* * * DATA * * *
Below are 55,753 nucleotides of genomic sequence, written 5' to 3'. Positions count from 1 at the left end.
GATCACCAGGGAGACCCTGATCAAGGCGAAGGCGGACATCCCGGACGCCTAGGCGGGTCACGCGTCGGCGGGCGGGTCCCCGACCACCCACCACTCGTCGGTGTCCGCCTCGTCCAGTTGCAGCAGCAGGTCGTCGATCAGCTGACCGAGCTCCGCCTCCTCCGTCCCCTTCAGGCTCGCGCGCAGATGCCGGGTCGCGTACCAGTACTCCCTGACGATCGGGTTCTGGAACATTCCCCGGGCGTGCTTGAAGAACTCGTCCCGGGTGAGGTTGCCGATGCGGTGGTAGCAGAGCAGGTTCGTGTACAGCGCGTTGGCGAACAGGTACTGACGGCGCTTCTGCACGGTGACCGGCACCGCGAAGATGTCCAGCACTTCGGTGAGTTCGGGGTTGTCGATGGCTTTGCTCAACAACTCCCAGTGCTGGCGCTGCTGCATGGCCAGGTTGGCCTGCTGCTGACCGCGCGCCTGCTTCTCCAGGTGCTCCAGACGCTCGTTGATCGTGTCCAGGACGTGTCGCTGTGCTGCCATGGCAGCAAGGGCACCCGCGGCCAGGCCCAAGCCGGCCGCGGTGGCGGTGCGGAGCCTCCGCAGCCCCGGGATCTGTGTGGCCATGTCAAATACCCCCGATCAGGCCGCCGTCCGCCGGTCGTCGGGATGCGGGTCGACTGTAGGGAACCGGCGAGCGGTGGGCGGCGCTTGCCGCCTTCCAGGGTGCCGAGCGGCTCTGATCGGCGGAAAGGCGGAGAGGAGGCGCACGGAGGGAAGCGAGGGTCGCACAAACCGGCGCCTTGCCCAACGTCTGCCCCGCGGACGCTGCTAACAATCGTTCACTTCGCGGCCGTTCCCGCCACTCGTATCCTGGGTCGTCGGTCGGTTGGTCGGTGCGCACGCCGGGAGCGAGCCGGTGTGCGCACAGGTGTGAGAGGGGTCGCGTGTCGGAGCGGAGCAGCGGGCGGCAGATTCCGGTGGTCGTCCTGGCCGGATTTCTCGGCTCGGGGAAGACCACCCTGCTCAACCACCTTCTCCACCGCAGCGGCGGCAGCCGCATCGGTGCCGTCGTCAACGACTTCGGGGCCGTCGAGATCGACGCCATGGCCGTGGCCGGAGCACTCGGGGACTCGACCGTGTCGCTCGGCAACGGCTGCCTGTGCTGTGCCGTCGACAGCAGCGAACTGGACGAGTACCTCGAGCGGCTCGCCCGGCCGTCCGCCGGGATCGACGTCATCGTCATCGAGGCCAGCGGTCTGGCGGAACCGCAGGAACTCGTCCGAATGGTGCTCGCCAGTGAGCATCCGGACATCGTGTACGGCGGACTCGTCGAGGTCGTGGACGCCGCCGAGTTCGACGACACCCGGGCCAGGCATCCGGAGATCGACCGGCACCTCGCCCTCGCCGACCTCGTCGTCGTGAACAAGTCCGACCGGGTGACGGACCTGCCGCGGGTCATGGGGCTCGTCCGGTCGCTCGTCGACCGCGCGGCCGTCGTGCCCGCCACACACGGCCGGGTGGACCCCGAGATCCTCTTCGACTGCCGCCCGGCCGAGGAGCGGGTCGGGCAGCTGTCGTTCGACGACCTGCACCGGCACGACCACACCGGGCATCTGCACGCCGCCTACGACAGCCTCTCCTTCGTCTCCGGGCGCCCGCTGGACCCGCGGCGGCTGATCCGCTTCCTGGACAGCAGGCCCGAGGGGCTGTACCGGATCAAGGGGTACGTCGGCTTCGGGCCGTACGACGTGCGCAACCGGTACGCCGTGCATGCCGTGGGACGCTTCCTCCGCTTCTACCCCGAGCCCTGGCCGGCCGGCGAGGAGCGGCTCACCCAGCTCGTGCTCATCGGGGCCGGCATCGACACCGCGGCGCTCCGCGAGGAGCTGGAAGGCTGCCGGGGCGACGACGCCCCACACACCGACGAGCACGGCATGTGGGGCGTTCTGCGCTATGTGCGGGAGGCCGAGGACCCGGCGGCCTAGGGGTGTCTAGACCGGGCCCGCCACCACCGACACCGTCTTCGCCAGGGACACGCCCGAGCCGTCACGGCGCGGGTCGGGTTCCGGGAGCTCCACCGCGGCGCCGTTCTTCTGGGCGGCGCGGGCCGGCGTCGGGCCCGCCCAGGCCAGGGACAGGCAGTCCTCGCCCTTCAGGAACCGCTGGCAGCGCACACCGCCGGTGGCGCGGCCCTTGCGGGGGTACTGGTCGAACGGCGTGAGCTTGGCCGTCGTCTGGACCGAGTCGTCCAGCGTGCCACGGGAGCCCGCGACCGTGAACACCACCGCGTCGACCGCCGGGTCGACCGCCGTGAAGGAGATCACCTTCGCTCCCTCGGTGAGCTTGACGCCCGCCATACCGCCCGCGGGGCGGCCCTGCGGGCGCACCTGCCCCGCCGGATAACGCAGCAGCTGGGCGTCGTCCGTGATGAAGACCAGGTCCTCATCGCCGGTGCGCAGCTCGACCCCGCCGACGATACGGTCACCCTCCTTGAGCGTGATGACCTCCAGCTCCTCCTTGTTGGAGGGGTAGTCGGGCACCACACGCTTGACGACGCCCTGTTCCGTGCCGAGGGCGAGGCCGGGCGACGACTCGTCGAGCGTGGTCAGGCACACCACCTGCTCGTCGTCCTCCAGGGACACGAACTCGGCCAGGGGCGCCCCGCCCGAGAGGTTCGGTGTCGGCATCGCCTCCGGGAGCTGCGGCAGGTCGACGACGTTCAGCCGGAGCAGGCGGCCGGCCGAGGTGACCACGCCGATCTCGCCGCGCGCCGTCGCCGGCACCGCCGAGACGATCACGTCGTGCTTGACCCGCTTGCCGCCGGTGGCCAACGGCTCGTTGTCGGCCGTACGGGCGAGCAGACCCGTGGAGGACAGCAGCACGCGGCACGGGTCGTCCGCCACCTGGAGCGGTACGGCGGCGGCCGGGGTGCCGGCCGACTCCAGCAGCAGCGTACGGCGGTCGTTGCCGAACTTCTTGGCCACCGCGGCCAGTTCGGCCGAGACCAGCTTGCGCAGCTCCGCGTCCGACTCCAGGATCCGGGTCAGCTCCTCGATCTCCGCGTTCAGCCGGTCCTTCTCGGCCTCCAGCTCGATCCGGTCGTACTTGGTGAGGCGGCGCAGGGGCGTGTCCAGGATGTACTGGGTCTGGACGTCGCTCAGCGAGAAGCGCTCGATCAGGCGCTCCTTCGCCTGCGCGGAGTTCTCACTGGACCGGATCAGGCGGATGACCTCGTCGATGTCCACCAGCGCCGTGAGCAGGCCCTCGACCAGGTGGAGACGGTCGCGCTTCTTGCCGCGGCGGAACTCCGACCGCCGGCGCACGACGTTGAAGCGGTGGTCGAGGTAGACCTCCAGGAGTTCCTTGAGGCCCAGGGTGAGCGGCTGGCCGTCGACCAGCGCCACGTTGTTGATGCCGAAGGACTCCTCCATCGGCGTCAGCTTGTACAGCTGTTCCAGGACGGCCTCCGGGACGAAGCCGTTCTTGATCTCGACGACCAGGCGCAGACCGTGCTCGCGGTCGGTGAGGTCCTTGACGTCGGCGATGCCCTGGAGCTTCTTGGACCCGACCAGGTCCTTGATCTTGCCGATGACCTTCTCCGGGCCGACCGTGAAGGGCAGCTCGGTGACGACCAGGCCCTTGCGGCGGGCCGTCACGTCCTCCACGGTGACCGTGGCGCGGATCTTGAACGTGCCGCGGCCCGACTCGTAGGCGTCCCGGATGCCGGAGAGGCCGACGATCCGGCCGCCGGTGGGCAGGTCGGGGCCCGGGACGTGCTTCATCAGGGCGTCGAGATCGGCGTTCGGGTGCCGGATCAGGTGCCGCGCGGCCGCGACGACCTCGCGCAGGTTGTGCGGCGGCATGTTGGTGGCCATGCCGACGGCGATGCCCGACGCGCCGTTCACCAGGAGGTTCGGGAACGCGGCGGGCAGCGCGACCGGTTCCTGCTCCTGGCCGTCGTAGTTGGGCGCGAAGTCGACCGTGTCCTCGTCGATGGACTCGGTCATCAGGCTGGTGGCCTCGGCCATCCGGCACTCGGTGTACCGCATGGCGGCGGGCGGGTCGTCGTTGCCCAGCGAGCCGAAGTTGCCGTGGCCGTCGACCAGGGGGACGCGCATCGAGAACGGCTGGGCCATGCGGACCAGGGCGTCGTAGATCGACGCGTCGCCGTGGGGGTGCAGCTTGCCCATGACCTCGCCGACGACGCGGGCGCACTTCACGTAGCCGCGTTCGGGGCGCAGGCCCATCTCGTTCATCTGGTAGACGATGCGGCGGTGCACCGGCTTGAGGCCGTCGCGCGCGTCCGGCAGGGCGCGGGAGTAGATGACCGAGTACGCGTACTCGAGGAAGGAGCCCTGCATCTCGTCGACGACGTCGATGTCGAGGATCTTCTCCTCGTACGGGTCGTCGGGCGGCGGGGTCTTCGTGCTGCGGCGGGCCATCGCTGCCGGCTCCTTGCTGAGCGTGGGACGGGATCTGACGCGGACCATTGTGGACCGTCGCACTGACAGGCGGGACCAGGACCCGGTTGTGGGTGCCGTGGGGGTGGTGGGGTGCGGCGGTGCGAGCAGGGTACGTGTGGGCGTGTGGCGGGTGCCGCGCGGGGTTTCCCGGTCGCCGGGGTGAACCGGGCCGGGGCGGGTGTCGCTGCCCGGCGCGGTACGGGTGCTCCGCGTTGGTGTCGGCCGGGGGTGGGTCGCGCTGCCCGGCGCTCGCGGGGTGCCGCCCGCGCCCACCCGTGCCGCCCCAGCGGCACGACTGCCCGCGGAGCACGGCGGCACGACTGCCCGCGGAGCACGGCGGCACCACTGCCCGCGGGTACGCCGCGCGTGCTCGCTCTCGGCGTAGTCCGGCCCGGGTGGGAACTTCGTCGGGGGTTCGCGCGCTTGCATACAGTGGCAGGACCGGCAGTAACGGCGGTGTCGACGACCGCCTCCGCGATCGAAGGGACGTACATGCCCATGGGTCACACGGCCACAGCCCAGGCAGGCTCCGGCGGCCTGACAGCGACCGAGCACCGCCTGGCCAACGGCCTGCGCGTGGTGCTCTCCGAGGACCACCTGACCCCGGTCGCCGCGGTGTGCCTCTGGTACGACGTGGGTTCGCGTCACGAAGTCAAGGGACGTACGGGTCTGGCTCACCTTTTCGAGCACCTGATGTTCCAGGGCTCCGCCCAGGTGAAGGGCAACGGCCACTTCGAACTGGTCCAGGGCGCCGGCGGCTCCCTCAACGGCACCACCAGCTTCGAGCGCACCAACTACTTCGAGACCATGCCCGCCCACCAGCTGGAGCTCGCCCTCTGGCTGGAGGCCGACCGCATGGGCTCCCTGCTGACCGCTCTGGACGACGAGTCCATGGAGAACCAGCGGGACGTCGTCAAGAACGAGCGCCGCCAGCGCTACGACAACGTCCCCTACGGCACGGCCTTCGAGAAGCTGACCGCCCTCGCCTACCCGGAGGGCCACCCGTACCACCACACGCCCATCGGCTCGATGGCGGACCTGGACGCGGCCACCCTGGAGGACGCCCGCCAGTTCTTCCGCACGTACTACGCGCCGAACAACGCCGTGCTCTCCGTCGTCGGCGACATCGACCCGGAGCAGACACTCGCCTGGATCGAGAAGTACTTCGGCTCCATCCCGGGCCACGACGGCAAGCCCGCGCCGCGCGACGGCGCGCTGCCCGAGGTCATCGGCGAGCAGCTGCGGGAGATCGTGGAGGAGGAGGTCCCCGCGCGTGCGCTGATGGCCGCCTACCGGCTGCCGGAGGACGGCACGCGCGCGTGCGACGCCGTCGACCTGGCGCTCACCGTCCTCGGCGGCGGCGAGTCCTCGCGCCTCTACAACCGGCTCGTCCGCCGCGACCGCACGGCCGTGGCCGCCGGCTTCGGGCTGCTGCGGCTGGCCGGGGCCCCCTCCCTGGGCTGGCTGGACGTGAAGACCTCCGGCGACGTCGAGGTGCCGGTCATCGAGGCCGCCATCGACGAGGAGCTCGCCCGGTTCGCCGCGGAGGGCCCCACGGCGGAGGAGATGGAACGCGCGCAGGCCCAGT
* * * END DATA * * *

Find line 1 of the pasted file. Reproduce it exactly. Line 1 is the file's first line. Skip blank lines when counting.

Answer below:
Below are 55,753 nucleotides of genomic sequence, written 5' to 3'. Positions count from 1 at the left end.